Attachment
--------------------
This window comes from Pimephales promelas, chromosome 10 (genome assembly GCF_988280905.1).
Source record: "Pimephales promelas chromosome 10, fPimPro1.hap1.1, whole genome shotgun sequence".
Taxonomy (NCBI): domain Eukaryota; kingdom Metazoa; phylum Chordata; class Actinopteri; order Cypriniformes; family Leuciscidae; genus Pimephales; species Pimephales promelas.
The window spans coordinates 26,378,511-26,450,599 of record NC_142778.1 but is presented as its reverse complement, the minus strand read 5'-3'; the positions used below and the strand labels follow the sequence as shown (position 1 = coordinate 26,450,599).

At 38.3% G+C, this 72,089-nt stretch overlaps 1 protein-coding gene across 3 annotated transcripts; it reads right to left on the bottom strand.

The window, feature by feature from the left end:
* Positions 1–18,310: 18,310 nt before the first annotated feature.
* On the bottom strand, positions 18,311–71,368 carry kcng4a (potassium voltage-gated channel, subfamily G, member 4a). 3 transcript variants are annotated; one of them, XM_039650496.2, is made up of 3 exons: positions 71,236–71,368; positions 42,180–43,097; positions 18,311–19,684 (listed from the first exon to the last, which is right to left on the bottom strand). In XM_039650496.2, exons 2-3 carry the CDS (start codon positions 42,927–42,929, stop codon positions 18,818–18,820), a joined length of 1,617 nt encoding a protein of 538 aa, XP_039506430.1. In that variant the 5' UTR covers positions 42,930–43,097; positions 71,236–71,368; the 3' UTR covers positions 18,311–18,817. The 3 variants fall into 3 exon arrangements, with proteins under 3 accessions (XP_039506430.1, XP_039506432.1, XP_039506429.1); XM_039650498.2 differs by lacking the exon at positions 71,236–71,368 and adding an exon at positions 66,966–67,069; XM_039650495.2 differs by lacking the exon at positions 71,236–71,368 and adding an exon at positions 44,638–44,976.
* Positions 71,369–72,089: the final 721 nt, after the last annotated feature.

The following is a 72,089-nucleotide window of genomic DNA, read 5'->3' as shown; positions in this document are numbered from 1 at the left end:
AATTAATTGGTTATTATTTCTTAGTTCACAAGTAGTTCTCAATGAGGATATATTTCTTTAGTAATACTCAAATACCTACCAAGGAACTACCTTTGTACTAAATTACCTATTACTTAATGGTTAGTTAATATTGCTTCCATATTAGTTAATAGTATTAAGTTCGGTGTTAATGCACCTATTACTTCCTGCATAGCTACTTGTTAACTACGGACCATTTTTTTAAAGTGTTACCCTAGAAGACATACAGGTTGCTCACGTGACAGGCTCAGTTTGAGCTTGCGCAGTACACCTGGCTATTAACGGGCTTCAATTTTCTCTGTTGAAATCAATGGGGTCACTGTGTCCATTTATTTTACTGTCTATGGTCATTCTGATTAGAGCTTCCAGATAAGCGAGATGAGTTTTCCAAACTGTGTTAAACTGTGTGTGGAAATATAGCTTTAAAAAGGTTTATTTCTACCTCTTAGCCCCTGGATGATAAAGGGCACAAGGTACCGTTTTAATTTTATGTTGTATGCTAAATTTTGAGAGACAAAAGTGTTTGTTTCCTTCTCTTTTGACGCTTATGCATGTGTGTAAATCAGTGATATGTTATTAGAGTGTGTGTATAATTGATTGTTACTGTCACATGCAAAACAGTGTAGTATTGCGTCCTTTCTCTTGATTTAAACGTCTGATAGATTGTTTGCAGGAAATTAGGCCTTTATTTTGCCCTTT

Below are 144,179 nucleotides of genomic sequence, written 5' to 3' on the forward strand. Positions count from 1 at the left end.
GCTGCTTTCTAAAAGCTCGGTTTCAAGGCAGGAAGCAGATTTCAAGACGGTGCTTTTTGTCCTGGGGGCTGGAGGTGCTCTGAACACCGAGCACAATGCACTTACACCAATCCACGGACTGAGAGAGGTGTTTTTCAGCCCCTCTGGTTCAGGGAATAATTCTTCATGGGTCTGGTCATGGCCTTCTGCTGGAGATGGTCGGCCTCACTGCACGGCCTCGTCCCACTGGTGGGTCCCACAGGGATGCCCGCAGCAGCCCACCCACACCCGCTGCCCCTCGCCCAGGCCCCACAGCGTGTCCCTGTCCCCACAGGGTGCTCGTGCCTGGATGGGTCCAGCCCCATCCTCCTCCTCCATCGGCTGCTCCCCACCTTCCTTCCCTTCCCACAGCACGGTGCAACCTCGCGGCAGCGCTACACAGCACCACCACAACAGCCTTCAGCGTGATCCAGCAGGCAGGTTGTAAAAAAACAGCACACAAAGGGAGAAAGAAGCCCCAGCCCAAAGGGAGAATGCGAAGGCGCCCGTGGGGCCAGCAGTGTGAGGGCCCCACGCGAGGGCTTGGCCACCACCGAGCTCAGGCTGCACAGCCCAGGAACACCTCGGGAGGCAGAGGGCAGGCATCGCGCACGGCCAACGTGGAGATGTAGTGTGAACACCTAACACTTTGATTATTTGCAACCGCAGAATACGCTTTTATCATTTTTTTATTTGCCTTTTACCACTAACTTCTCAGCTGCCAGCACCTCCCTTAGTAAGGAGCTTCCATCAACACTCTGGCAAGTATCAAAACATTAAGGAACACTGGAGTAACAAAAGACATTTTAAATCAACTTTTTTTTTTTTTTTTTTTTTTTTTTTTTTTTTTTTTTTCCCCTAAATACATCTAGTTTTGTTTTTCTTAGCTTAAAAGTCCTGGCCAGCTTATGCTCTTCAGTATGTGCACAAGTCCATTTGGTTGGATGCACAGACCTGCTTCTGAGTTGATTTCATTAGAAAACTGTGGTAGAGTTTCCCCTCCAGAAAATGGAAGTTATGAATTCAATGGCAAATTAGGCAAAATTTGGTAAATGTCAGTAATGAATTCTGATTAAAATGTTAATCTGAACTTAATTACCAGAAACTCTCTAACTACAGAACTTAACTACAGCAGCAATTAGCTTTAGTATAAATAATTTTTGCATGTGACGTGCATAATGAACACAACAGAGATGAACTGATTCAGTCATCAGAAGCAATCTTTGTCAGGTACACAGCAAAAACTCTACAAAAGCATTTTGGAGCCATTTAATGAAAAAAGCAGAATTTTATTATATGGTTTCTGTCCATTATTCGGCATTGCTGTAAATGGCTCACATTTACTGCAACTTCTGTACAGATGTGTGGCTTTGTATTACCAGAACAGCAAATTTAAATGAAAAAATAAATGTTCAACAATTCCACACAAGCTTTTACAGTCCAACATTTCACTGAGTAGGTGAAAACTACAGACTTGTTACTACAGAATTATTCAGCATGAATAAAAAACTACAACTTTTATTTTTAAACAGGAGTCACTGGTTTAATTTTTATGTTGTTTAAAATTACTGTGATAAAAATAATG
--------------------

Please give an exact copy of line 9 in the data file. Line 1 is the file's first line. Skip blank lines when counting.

* Positions 71,369–72,089: the final 721 nt, after the last annotated feature.